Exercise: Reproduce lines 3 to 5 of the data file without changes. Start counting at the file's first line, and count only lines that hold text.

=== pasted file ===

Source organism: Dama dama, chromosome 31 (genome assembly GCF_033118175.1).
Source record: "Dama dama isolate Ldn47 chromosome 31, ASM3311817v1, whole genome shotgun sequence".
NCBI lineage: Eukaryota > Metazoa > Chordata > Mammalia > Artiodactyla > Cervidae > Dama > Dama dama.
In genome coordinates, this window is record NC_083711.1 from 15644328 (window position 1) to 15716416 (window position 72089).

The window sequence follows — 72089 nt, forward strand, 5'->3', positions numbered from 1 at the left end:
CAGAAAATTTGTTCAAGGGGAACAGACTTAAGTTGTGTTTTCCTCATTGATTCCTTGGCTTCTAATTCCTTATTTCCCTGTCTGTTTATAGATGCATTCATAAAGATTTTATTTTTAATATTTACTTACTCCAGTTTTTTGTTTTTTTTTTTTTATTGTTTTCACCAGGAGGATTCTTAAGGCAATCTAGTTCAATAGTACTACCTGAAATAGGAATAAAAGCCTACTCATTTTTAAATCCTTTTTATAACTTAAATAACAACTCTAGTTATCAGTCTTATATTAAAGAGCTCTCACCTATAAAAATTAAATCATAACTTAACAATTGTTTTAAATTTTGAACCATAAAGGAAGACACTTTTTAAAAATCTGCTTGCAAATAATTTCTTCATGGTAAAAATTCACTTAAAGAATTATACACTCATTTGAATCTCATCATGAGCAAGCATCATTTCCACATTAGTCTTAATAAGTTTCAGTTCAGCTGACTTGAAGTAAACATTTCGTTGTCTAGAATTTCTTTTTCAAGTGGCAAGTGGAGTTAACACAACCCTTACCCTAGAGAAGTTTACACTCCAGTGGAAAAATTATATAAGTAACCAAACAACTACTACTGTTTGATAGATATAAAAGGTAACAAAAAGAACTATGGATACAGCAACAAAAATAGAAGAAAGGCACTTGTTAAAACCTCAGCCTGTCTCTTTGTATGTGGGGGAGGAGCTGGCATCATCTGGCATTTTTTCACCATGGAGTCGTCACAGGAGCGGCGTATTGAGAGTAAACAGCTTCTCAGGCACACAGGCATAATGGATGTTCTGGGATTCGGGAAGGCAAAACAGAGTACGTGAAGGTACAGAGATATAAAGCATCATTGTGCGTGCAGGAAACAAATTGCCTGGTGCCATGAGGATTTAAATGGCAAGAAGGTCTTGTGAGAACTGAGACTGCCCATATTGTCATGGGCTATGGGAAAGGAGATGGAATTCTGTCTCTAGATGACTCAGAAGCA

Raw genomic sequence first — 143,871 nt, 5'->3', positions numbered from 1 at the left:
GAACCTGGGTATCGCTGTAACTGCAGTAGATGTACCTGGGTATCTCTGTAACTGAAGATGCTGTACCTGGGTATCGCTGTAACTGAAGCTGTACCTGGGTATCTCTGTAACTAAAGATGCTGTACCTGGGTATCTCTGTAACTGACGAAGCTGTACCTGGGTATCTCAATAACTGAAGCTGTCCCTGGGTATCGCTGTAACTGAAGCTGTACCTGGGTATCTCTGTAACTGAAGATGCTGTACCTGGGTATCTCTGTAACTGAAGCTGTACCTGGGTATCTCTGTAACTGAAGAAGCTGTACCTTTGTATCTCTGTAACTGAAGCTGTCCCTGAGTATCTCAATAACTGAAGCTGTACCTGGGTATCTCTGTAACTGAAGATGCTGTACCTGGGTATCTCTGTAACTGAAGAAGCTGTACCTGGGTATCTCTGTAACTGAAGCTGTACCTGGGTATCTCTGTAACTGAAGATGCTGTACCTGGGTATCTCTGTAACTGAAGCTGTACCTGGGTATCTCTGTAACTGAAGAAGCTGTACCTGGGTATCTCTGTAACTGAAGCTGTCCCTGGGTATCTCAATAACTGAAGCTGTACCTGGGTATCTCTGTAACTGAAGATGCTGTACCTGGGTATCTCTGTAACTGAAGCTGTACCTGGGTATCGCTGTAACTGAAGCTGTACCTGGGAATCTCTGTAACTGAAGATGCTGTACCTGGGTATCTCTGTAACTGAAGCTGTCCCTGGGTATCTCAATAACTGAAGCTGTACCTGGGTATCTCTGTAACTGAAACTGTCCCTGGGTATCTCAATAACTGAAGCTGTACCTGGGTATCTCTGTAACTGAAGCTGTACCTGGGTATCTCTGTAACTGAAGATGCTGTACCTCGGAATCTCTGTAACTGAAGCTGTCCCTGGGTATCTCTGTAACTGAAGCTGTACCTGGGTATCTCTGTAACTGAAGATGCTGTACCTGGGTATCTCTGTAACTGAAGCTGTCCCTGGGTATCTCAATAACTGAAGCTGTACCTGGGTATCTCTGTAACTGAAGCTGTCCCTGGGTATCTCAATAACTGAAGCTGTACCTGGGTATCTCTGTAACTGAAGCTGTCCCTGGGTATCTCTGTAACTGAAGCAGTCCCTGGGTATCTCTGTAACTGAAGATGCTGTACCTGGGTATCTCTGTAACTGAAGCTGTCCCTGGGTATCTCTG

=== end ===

NCBI lineage: Eukaryota > Metazoa > Chordata > Mammalia > Artiodactyla > Cervidae > Dama > Dama dama.
In genome coordinates, this window is record NC_083711.1 from 15644328 (window position 1) to 15716416 (window position 72089).

The window sequence follows — 72089 nt, forward strand, 5'->3', positions numbered from 1 at the left end: